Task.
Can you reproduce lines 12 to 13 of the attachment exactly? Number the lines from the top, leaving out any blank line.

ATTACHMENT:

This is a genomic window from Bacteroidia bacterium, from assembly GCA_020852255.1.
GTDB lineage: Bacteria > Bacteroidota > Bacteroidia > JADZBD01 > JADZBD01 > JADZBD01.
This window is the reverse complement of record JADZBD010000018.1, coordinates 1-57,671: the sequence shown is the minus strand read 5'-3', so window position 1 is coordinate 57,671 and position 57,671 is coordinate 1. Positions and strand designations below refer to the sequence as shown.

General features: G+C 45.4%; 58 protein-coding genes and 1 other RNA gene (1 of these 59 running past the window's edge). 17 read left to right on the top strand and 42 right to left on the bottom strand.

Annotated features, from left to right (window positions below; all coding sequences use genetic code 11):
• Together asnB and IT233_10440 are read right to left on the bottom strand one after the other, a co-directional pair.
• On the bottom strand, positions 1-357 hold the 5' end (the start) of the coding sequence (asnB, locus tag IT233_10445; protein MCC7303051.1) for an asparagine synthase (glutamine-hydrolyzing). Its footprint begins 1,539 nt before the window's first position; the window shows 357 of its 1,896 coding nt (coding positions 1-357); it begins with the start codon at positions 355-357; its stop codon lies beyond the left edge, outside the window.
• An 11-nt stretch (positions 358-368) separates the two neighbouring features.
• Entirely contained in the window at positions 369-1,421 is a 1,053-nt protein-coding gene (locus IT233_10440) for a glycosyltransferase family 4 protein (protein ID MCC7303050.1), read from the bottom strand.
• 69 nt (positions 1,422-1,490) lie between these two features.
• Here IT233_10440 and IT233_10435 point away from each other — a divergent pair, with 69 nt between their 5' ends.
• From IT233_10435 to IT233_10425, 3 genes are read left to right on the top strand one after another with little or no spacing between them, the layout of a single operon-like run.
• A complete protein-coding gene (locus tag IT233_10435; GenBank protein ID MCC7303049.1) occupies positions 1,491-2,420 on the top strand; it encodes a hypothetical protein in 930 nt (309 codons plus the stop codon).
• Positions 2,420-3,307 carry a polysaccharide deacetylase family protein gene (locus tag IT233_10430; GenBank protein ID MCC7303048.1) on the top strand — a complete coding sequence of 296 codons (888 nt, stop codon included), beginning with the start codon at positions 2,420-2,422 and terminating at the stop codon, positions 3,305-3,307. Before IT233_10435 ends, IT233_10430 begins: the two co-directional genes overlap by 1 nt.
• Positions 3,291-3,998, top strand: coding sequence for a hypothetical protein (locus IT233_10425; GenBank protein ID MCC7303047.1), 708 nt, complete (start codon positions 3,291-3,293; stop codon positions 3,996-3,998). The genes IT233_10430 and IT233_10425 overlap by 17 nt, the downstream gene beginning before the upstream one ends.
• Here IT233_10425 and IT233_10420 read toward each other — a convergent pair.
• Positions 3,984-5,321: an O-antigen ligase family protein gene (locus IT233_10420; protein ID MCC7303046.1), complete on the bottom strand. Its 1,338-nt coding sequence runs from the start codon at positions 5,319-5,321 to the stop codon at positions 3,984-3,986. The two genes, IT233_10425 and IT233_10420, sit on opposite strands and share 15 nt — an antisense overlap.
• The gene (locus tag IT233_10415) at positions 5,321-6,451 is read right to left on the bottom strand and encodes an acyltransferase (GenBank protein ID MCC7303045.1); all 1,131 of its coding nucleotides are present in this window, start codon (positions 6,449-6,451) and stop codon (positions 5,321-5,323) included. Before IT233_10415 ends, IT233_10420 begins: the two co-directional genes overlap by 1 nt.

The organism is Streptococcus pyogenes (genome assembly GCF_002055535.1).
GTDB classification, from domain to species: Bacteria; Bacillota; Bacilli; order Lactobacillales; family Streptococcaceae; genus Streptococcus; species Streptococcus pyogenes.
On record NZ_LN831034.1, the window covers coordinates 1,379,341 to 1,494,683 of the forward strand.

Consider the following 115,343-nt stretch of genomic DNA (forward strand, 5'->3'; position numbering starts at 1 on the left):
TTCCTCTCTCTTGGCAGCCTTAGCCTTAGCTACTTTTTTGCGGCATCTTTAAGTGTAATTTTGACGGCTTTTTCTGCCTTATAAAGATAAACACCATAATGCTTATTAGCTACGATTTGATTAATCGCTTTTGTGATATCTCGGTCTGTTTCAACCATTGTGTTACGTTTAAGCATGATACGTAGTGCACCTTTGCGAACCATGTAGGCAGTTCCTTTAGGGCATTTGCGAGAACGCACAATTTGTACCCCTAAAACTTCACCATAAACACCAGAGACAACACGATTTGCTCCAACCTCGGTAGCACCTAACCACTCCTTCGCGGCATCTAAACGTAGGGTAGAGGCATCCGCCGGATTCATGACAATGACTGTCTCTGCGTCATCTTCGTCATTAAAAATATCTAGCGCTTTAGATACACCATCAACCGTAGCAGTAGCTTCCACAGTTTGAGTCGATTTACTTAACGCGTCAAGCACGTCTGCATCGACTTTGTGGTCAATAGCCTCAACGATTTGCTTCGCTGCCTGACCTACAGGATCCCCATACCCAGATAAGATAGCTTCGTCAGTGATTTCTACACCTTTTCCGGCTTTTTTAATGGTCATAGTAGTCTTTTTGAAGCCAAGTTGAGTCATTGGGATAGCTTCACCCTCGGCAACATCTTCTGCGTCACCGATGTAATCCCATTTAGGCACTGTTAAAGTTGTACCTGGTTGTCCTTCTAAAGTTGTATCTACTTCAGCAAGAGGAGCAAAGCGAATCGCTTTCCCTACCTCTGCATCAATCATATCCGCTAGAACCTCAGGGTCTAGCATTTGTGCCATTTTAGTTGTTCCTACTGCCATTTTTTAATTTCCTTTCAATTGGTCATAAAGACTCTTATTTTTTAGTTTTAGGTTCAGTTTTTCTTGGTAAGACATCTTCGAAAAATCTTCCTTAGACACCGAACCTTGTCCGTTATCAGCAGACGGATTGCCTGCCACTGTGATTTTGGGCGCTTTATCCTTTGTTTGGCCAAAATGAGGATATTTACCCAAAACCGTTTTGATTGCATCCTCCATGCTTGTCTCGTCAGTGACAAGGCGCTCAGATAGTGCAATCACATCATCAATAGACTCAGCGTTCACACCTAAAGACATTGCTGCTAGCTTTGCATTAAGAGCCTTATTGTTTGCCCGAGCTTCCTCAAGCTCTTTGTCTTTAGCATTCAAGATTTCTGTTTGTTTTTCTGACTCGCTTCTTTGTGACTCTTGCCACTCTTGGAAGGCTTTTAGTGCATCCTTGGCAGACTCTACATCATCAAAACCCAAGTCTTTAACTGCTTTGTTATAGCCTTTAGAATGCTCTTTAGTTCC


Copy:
• From IT233_10435 to IT233_10425, 3 genes are read left to right on the top strand one after another with little or no spacing between them, the layout of a single operon-like run.
• A complete protein-coding gene (locus tag IT233_10435; GenBank protein ID MCC7303049.1) occupies positions 1,491-2,420 on the top strand; it encodes a hypothetical protein in 930 nt (309 codons plus the stop codon).